Leading off today:
If you came here looking for good news, my recommendation is that you just go away. There's nothing to see here except various flavors of bad news involving past and present New York athletes plus the requisite weekly arrest report.
With a little luck, there will be a tidal wave of National Letter of Intent signings today to wash away the stench.
Canisius follow-up: The details behind the suspension of Canisius two-way football starter Brad Zaffram are as bad as the initial speculation, with The Buffalo News confirming a cause/effect relationship between the disciplinary action against the senior and the departure of Beck O'Connor, the dean of students.
Administrators fired Dean for failing to follow procedures surrounding cheating allegations against Zaffram, a source with knowledge of the situation told the paper. The source said O'Connor was dismissed because he treated Zaffram's undisclosed transgression as a first-time offense despite other Canisius officials considering it a repeat offense because of an incident at Sweet Home High School in 2013. Had his rule violation at Canisius been treated as a first offense, Zaffram would likely have been subjected to a letter of reprimand rather than a 30-day suspension from extracurricular activities including playing for the state's top-ranked football team.
The paper was unsuccessful in contacting numerous Canisius officials and O'Connor, who worked at the school for eight years, for comment.
However, O'Connor told WIVB-TV he was following policy given to him by the school principal.
Carol Zaffram, the player's mother, told the TV station she was "heartbroken" over O'Connor's firing.
The newspaper's source said Zaffram, a fullback/linebacker selected to the NYSSWA all-state team as a sophomore and junior, was not accused of cheating at Sweet Home. Rather, he had a cellphone turned on during a Regents exam, a violation of state testing procedures. That violation was not part of his official record at Canisius, according to the source.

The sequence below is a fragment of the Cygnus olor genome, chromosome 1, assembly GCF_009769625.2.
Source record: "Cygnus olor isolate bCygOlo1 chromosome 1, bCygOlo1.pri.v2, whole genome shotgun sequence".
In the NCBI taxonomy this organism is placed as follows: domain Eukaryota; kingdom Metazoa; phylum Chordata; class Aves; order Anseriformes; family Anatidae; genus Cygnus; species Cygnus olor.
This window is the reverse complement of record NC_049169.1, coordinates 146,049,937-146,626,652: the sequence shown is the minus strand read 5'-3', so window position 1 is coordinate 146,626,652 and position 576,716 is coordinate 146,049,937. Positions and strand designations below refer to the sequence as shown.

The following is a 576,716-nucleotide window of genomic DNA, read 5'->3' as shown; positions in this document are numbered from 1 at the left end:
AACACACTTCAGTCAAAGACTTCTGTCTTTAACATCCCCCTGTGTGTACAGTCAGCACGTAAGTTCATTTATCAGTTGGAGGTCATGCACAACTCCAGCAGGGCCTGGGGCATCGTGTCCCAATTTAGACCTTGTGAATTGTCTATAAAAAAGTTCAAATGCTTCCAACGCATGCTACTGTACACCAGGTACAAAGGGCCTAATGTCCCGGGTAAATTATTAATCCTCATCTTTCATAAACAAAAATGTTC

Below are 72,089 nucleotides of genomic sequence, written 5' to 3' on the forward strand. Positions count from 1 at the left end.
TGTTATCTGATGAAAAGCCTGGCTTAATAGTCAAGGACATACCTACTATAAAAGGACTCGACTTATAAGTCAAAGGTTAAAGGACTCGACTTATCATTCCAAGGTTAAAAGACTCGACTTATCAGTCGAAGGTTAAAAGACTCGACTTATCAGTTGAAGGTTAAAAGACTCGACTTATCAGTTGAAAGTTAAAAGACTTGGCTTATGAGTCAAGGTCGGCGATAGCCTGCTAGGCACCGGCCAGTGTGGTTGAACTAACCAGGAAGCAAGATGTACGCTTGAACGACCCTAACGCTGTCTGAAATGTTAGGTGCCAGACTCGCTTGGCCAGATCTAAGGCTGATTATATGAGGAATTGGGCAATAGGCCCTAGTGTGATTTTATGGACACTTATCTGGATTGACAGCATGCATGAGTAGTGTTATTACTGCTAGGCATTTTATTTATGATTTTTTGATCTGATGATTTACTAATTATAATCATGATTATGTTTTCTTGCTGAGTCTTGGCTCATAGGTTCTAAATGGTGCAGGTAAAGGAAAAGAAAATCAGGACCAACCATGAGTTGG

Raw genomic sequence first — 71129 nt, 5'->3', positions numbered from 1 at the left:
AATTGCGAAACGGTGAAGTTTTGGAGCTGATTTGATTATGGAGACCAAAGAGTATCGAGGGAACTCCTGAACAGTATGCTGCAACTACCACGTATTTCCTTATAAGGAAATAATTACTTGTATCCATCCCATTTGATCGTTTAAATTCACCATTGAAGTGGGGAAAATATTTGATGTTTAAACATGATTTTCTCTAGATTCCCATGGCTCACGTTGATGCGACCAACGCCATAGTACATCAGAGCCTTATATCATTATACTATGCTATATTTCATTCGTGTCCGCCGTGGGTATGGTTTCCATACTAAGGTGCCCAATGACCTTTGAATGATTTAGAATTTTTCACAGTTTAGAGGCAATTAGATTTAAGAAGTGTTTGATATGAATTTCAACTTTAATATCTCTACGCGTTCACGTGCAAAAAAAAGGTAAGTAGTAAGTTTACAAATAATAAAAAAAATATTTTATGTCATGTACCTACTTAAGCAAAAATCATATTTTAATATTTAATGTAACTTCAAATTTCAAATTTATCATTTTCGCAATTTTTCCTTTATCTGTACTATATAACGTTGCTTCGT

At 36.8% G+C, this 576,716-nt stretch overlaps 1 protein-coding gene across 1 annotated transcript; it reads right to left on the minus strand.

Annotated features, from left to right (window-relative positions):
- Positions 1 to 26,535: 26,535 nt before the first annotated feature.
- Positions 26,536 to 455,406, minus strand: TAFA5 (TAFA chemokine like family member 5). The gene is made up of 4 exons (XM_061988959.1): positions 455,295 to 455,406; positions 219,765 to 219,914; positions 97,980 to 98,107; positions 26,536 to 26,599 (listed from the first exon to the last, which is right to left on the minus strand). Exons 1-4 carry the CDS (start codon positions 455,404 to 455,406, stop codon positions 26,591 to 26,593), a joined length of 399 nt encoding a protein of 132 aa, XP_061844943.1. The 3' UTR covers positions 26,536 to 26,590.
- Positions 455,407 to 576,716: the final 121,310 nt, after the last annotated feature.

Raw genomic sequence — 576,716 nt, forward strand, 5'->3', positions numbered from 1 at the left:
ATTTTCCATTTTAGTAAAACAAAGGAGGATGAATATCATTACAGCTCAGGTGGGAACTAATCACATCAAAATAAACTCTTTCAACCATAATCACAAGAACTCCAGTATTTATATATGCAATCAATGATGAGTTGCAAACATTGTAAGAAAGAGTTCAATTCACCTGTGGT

UConn incident: Noriana Radwan pretty much did what I do at least once a week while watching the self-proclaimed "Worldwide Leader in Sports." The difference is, I tend to flip the bird at my flatscreen TV or laptop; Radwan opted to do it straight into a camera recording a celebration.
The freshman soccer player from Beacon has been suspended indefinitely by the University of Connecticut after giving the middle finger gesture to an ESPN camera Sunday after the Huskies won the American Athletic Conference women's championship.
That made Radwan, who appeared in portions of nine games, an almost instant celebrity on Deadspin.com and a handful of other sports and pop-culture websites. UConn pretty much had no choice but to suspend her for the NCAA tournament in light of the attention.
"The gesture showed poor judgment and sportsmanship and does not represent what we want our program and University to stand for," the school announced in a